The U.S.-India Business Council Expresses Unease Over Supreme Court of India's Ruling on Novartis Glivec Case: Seeks Reassurance for Investors Decision will impact innovation and investment in India at a time when foreign direct investment is most needed Business Wire NEW DELHI -- April 2, 2013 A decision was issued today by the Supreme Court of India, which denied a patent on Glivec, an innovative cancer medication produced by pharmaceutical company Novartis. The court’s decision cites Section 3 (d) of India’s patent law and states that a patentee must prove enhanced efficacy of a medicine in order to obtain a patent in India. Over 40 countries including China, Russia, and Taiwan have already granted a patent for Novartis’ Glivec and India now stands out as unique for not granting a patent to this incremental innovation. The denial of the Glivec patent may now exclude from patentability many other significant inventions in the pharmaceuticals area. U.S.-India Business Council (USIBC) President Ron Somers stated, “Innovation requires the reward and protection of intellectual property. We are certain India's leadership understands this, and that creating and maintaining an environment that inspires and enables innovation is in India's ultimate, long-term interest. Such an environment is crucial if India is to attract investment in this or other highly complex sectors.” “As India declares this the ‘decade of innovation,’ we hope that the government of India will implement policies and practices that promote innovation, fostering an environment that encourages India’s smartest minds to produce new cures and treatments, as well as original technologies in other sectors,” said Somers. “We believe that incremental innovation is an area where India has a lot to offer and, in particular, where its robust generics business can start to take positive steps towards innovation by improving on therapies that already exist. We recognize the importance of generics to the contribution of health once patents expire, but believe that in order for India to become the ‘innovation nation of the 21st century,’ it should reward and encourage innovation, including incremental innovation, by respecting the significant resources and costs associated with finding new and better cures to treat diseases.” The U.S.-India Business Council was formed in 1975 at the request of the United States and Indian governments to advance two-way trade and deepen commercial ties. Today, USIBC is the premier business advocacy association comprised of nearly 400 of America’s and India’s top companies dedicated to enhancing the U.S.-India commercial relationship. Ajay Banga, President and CEO of MasterCard, serves as chairman of USIBC. www.usibc.com Contact: U.S.-India Business Council Kathryn Van Dyken, 202-463-5768 firstname.lastname@example.org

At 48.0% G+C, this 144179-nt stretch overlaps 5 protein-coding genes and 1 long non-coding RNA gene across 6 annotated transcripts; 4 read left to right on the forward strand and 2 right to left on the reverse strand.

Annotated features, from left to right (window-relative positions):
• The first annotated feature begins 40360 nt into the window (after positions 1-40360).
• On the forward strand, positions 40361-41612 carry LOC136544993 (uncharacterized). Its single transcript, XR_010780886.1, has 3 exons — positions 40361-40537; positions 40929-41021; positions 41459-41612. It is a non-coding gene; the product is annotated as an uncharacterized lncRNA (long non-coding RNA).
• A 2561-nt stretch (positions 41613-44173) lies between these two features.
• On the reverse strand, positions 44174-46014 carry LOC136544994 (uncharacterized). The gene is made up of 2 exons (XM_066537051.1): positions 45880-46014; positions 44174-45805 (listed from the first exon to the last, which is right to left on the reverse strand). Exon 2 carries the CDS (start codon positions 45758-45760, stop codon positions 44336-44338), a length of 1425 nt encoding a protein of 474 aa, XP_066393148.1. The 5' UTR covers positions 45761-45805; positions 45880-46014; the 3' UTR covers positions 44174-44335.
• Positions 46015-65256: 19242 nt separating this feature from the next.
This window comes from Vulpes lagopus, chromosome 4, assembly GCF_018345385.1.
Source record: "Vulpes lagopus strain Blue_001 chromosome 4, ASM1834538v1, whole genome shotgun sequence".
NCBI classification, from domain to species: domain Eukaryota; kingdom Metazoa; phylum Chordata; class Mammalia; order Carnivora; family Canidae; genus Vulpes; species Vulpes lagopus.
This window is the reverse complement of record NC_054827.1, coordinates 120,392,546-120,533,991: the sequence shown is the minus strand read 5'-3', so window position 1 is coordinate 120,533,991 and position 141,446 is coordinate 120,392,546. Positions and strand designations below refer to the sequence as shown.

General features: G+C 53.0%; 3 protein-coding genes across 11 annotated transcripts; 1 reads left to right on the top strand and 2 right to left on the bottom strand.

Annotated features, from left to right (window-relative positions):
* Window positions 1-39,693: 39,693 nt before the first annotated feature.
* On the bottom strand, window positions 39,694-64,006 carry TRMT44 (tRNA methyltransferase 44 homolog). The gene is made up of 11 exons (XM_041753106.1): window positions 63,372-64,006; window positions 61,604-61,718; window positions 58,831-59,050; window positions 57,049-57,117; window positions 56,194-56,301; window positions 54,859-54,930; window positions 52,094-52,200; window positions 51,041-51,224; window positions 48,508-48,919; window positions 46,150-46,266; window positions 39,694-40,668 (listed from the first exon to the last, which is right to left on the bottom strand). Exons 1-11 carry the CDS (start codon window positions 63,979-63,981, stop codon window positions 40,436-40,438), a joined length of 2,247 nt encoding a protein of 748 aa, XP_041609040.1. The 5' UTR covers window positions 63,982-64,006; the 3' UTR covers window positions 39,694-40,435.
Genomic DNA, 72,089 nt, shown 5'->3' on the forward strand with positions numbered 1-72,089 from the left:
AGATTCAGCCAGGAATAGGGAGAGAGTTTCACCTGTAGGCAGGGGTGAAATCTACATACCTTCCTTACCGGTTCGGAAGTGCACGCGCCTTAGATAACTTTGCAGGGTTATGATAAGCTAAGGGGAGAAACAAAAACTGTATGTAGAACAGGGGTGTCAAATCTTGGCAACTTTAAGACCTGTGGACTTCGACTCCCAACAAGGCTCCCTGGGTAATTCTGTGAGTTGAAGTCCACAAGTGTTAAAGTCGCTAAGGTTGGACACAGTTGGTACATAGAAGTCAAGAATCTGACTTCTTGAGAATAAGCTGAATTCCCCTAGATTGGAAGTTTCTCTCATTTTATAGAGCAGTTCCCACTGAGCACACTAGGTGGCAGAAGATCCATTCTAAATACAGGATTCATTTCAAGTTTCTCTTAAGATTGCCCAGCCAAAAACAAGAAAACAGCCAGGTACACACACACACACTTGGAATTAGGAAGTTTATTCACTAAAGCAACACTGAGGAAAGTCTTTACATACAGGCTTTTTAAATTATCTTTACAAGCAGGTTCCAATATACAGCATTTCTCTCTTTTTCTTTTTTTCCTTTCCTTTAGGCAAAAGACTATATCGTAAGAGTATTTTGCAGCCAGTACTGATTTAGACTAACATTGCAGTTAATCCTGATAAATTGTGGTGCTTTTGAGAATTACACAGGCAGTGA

The U.S.-India Business Council Expresses Unease Over Supreme Court of India's Ruling on Novartis Glivec Case: Seeks Reassurance
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